Other amenities that make Utah’s capital city one of the best places to live in the U.S. include a robust public transportation system, an international airport, and an exciting arts and culture scene bolstered by the new state-of-the-art, Broadway-style Eccles Theater. Business-wise, support for startups and entrepreneurs has helped SLC position itself as an emerging tech hub.
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Livscore: 658 | Population: 301,286
With 90 unique neighborhoods, there’s something for everyone in Pittsburgh. This midsize city is among the best places to live in the U.S., thanks to its affordability, growing tech and robotics industry, and diverse landscapes that include rivers and valleys. Lots of green space, plus major league sports teams to cheer on and world-class universities, all contribute to the hometown pride that’s palpable in Pittsburgh.
It’s easy to get around this thriving city. Newcomers note that many bridges connect different parts of the city, including 30 main ones and more than 400 total throughout the city. While Pittsburgh has long been known as “The Steel City,” in recent years, it’s seen an influx of young people and tech companies. With local universities driving innovation and nurturing talent, including Carnegie Mellon and the University of Pittsburgh, it might be time to update Pittsburgh’s nickname to “The STEM City.” Oh, and if you’re new here, french fries layered onto sandwiches and burgers is a thing.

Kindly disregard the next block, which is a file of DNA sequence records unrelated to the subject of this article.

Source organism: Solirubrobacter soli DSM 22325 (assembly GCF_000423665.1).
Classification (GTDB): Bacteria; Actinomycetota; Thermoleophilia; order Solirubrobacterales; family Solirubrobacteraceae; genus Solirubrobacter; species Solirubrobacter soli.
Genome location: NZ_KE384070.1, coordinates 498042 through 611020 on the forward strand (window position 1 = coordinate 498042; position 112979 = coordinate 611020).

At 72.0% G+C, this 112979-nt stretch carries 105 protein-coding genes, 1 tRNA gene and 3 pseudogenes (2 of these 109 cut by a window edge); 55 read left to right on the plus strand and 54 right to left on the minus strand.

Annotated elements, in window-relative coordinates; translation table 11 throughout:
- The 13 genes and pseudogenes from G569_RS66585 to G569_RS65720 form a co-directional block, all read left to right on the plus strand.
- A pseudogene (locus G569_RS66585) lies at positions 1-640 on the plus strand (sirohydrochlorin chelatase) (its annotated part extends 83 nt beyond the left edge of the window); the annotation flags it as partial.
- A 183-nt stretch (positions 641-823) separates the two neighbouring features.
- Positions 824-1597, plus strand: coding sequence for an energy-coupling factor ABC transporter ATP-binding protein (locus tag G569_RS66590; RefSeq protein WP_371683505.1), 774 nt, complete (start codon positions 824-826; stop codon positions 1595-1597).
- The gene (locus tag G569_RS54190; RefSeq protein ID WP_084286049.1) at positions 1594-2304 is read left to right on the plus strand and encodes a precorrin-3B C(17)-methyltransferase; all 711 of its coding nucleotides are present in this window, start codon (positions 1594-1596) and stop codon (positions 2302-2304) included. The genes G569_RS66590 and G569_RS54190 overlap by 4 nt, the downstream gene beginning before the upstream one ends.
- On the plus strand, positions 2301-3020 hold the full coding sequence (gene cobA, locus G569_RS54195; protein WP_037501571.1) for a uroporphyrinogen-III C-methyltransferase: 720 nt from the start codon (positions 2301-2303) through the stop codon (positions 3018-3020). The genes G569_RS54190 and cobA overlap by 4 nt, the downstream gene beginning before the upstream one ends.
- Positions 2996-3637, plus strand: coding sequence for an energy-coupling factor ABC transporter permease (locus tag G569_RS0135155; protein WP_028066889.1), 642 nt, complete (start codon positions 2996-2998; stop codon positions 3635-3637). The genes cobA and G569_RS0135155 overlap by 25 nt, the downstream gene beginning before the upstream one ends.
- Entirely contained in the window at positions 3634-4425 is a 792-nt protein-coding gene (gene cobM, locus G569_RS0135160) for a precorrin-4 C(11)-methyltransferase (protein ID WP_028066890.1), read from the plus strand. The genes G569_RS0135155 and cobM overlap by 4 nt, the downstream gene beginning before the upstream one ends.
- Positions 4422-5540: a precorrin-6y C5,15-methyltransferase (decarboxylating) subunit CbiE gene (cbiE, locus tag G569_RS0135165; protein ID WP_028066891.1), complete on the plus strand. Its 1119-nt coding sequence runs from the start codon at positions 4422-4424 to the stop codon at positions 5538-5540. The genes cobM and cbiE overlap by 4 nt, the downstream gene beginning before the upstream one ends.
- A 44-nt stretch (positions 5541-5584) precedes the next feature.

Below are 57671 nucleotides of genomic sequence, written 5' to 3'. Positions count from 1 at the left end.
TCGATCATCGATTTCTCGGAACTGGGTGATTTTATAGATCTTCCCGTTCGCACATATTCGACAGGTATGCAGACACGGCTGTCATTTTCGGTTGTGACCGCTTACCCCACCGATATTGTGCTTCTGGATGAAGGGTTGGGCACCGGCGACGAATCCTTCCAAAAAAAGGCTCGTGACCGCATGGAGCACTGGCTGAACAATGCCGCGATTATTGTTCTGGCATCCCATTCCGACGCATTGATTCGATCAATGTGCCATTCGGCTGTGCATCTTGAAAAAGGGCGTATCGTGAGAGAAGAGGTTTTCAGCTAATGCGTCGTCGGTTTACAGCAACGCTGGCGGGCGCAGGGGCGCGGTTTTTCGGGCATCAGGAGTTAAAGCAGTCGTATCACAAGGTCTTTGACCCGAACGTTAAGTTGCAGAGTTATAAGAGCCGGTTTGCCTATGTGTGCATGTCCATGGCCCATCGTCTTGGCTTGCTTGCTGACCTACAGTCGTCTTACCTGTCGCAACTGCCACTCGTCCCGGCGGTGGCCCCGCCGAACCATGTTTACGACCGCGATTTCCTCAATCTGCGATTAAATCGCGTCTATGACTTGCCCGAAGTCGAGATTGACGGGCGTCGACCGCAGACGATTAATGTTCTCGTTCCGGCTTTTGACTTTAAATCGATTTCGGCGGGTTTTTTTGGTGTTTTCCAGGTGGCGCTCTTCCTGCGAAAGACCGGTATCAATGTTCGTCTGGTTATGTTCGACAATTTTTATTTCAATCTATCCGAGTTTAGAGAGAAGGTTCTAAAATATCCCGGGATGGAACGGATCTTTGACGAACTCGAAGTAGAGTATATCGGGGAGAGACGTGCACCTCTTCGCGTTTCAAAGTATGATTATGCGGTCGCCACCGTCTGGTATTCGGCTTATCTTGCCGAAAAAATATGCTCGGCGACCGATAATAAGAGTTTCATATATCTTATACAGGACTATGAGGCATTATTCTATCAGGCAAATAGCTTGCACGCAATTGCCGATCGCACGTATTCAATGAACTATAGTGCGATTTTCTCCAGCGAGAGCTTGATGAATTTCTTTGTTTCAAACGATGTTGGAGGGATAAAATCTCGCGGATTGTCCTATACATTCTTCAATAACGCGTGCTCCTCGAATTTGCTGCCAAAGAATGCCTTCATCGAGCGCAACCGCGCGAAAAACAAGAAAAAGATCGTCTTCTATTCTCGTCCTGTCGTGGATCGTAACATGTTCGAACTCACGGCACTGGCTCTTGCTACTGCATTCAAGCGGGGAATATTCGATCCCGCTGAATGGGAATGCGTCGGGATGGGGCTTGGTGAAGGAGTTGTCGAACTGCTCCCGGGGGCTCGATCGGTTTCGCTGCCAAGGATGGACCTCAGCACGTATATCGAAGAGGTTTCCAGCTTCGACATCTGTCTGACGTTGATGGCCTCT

Read: We want culture, dining and wilderness in areas with homes for $300,000 – so where should we retire?
10. Carmel, Ind.
LivScore: 655 | Population: 99,130North of the state’s capital city is Carmel, Ind., a true gem whose miles of connected paths and trails make it one of the best places to live in the U.S. The Monon Trail, which begins in Carmel and travels through Westfield and Grand Park to Sheridan, gives residents a great place to run, bike or walk and links to many of the city’s local attractions. Fill your afternoons at one of the city’s various entertainment destinations, including Clay Terrace, an outdoor shopping oasis; the Arts & Design District, which is full of must-visit galleries, showrooms, restaurants and specialty shops; Midtown Plaza, an interactive play area with green spaces, games and swings; and much, much more.
Also great about this city of nearly 100,000? The city is known for its safety rating, making it the perfect place for families. And when it comes to dining…let’s just say your taste buds will sing. The area boasts many return-worthy coffee shops, breweries and restaurants.
11. Fort Collins, Colo.
LivScore: 653 | Population: 166,069
Fort Collins, Colorado
Fort Collins’ downtown area is so charming that Disneyland
modeled Main Street USA off it. In addition to being Mickey-approved, this Northern Colorado college town is known for phenomenal outdoor recreation and brewing some exceptional craft beer. Located in the foothills of the Rocky Mountains, Fort Collins is a welcoming community for all types of people, from recent college grads looking to launch their careers to entrepreneurs starting their own companies to retirees who have access to a state-of-the-art senior center. What’s more, Fort Collins has a thriving economy and a robust entrepreneurial spirit, making it the perfect place to grow your career or start a business. The Fort Collins business community has emerged as a national leader in up-and-coming industries like clean energy and bioscience, helping the city of 166,000 secure its rank as one of the best places to live in the U.S.